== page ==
All this may arise, and has often arisen, from voluntary concession alone. This concession may proceed from various causes,—from confidence in superior talents—from confidence in great worth,—most generally from the respect or deference which all men feel for great possessions. This is frequently founded in self-interest and expectations of advantage; but it is natural to man, and perhaps springs from our instinctive sympathy with the satisfactions of others—we are unwilling to disturb them, and even wish to promote them.

But this subordination may arise, and has often arisen, from other causes—from the love of power and influence, which makes some men eager to lead others, or even to manage their concerns. We see this every day, and it may be perfectly innocent. It often arises from the desire of gain of one kind or another.—This also may frequently be indulged with perfect innocence, and even with general advantage. Frequently, however, this subordination is produced by the love of power or of gain pushed to an immoderate degree of ambition, and rendered unjust. Now there arise oppression, tyranny, sufferings, and slavery. Now appears an opposition between the rights or claims of the ruler and of the[325] people. Now the rulers come to consider themselves as a different class, and their transactions are now only with each other.—Prince becomes the rival or the enemy of Prince; and in their contests one prevails, and the dominion is enlarged. This rivalship may have begun in any rank of superiors; even between the first managers of the affairs of the smallest communities; and it must be remarked that they only are the immediate gainers or losers in the contest, while those below them live at ease, enjoying many advantages of the delegation of their own concerns.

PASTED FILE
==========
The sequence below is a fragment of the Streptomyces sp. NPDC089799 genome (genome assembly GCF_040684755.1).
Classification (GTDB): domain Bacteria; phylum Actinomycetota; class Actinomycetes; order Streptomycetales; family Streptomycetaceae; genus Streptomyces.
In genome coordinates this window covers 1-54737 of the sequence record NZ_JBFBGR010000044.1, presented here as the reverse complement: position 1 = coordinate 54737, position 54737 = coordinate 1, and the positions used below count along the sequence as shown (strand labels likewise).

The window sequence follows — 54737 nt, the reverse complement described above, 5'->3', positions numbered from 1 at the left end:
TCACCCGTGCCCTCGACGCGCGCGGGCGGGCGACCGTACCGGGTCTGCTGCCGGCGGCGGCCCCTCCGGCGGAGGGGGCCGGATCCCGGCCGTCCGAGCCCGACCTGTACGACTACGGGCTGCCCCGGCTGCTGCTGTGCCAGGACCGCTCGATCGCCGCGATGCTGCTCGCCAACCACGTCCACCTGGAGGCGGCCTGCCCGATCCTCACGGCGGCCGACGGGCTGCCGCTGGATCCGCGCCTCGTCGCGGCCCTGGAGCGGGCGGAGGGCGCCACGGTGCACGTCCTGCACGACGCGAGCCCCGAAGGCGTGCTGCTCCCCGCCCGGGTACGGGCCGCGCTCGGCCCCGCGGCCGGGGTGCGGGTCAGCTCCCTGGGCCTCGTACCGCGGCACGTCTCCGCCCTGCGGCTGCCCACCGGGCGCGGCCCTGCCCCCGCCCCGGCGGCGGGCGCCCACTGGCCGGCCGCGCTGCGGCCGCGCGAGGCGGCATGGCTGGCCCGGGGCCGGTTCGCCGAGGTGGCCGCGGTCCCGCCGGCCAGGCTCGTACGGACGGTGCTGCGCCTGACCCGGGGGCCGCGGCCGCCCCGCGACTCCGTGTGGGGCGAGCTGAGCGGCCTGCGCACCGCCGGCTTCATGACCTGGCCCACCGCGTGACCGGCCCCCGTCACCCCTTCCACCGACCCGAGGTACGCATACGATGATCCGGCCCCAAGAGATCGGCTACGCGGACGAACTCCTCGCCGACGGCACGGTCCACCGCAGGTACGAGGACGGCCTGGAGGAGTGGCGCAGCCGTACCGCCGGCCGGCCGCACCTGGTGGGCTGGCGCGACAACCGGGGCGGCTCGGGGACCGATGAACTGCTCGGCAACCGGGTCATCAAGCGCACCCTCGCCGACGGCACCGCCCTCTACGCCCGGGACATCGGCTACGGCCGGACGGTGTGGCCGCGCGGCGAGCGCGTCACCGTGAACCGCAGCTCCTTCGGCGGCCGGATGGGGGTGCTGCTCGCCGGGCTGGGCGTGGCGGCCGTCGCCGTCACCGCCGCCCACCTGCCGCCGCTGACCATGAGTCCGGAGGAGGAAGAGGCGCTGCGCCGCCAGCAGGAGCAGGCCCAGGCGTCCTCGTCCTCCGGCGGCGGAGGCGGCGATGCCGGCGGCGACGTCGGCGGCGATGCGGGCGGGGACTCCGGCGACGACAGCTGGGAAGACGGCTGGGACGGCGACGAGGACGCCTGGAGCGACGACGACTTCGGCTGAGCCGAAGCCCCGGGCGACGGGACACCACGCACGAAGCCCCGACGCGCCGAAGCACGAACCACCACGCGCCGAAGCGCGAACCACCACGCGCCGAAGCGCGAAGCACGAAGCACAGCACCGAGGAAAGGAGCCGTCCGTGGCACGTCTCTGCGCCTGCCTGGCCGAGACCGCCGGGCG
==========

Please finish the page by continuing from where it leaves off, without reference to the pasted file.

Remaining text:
No human society has ever proceeded purely in either of these two ways, but there has always been a mixture of both.—But this process is indispensably necessary for the formation of a great nation, and for all the consequences that result only from such a coalition.—Therefore it is necessary for giving rise to all those comforts, and luxuries, and elegances, which are to be found only in great and cultivated states. It is necessary for producing such enjoyments as we see around us in Europe, which we prize so highly, and for which we are making all this stir and disturbance. I believe that no man who expects to be believed will positively assert that human nature and human enjoyments are not meliorated by this cultivation.—It seems to be the intention of nature, and, notwithstanding the follies and vices of many, we can have little hesitation in saying that there are in the most cultivated nations of Europe, and even in the highest ranks of those nations, men of great virtue and worth, and of high accomplishment—Nor can we deny that such men are the finest specimens of human nature. Rosseau indeed wrote a whimsical pamphlet, in which he had the vanity to think that he had proved that all these fruits of cultivation were losses to humanity and virtue—Yet Rousseau could not be contented with the[326] society of the rude and unpolished, although he pretended that he was almost the sole worshipper of pure virtue.—He supported himself, not by assisting the simple peasant, but by writing music and luscious novels for the pampered rich.